• All highly processed and refined oils (CANOLA, safflower/sunflower, soy, peanut, corn oil.. you name it). Swap these cooking oils for avocado, coconut, olive oil, or ghee instead.

  • Industrialized animal products (especially red meat and diary). Note: grass-fed meats and free-range eggs are significantly lower in the omega6/omega3 ratio and can be a nutritious and healthy addition to your diet in moderation. Listen to your body and see what feels right! Remember, you are what your food eats!!

  • Processed food, even if labeled organic, contain many of the inflammatory oils mentioned above. Read your labels 🙂

Anti-inflammatory Omega-3 fats oils and fats to ENJOY:

  • Salmon and oily fish (sardines, mackerel, tuna…). Note: make sure these fish are wild and sustainably caught, as well as mercury tested.

  • Walnuts

  • Flax, chia, and hemp seeds

  • Spinach

  • Free-range eggs

Environmental Toxins

Environmental toxins and xenoestrogens are another big thing to be mindful of when dealing with period cramps…but why?

These types of toxins in our environment increase the amount of estrogen circulating through your body. They are compounds in our environment that literally mimic our naturally occurring estrogen in the body.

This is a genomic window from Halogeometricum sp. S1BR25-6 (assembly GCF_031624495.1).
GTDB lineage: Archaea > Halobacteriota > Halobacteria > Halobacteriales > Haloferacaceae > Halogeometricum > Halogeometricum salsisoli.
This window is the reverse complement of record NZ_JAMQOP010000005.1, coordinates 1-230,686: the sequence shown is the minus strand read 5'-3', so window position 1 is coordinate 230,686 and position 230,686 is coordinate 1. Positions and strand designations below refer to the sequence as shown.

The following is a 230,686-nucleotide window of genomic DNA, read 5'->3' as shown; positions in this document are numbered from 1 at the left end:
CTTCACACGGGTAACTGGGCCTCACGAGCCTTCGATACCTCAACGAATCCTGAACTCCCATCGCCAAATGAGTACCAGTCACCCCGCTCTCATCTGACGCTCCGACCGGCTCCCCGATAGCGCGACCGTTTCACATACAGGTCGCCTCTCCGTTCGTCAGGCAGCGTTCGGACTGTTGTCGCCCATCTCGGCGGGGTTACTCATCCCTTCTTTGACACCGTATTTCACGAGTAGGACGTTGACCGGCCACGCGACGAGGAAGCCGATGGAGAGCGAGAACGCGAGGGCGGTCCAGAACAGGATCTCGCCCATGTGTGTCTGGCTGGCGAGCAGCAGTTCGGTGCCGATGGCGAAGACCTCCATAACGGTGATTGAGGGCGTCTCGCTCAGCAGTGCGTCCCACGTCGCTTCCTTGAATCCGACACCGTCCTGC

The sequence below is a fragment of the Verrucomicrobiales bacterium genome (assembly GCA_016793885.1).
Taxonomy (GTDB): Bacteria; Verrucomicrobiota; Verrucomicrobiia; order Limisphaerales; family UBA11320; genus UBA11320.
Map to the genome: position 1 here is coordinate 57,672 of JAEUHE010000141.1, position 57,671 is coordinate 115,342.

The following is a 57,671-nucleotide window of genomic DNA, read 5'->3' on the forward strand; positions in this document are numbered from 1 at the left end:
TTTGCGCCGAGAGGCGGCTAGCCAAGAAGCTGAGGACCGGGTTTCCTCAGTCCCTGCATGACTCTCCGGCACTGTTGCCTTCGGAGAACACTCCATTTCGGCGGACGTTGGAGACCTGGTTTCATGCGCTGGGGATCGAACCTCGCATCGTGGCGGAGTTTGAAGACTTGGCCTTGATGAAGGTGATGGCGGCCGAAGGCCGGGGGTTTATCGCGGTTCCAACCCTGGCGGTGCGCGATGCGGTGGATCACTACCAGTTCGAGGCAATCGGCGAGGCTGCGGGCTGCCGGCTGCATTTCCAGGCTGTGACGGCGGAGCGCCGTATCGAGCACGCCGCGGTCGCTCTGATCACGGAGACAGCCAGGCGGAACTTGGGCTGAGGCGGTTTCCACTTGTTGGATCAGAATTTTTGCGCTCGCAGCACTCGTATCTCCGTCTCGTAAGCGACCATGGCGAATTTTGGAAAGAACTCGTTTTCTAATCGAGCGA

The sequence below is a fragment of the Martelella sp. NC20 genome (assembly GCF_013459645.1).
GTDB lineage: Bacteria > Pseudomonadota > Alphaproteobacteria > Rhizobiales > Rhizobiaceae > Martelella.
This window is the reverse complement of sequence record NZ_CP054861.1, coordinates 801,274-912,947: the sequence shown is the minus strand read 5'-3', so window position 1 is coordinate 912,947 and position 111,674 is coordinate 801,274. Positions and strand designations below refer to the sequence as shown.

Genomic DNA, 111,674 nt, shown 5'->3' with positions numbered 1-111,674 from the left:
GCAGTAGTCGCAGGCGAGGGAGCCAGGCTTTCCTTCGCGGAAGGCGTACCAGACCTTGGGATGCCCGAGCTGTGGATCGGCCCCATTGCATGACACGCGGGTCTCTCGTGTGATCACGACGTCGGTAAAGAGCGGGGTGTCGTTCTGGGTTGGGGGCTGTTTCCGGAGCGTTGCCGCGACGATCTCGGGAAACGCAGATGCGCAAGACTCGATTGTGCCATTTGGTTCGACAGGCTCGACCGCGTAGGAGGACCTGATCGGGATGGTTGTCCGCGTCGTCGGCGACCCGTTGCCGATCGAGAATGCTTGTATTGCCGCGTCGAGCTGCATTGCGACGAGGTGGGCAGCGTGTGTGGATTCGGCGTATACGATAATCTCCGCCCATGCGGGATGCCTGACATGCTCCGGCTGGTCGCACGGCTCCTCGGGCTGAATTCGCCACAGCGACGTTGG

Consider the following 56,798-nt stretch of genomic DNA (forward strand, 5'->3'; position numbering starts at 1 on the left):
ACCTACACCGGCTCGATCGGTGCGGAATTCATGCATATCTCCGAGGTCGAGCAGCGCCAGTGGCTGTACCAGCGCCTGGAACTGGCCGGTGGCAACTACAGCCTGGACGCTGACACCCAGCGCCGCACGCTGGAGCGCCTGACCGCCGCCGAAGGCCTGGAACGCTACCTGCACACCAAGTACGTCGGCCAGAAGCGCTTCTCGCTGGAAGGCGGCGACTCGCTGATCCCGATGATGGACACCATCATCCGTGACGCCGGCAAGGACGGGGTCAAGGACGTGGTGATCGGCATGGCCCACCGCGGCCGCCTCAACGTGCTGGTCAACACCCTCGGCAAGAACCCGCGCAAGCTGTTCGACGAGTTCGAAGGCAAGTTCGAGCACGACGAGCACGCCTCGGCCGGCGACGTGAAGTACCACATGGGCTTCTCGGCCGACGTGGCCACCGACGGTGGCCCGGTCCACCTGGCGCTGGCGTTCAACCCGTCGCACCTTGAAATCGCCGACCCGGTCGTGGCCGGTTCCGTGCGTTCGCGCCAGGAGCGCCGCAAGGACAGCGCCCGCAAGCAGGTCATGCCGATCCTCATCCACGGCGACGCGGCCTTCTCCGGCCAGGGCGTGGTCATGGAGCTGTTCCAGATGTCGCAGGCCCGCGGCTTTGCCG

Too much estrogen in the body thickens the uterine lining. A thicker uterine lining = more painful menstrual cramp. and More estrogen directly affects the release of prostaglandins.

Environmental Toxins and Xenoestrogens to AVOID…

  • Non-organic and toxic cleaning supplies

  • Non-organic and toxic beauty products

  • Non-organic and toxic candles (sorry, Bath and Body Works…)

  • BPA plastics

I may post another blog post just on environmental toxins and go into more detail later 🙂

increase your Magnesium

Supplementing with magnesium is also an incredible way to help reduce menstrual cramps, and many women are deficient in this nutrient. Highly absorbable forms of magnesium include: chelate and glycinate. I also use natural vitality, it is magnesium citrate which isn’t quite as absorbable, but I still like it 🙂




There are numerous other ways we can help to support our hormones and reduce cramping each month, but these areas are a GREAT place to start.

Focusing on proper nutrition (eating enough fruits /veggies & cutting down sugar/caffeine), reducing stress, and really focusing on the health of your gut and liver are crucial.

In my new 6-week online course, we will go over ALL of the ways you can bring balance back to both the mind and body and help ease some of these unwanted symptoms. Check out the details below!

I would also like to note that severe menstrual pain can also be due to an underlying and more serious medical issue such as endometriosis, fibroids, cysts, etc. Make sure that you discuss your symptoms with your gynecologist to rule out and/or treat any of these conditions.

This blog post is for informational and educational purposes only. The information and education provided here is not intended or implied to supplement or replace professional medical treatment, advice, and/or diagnosis.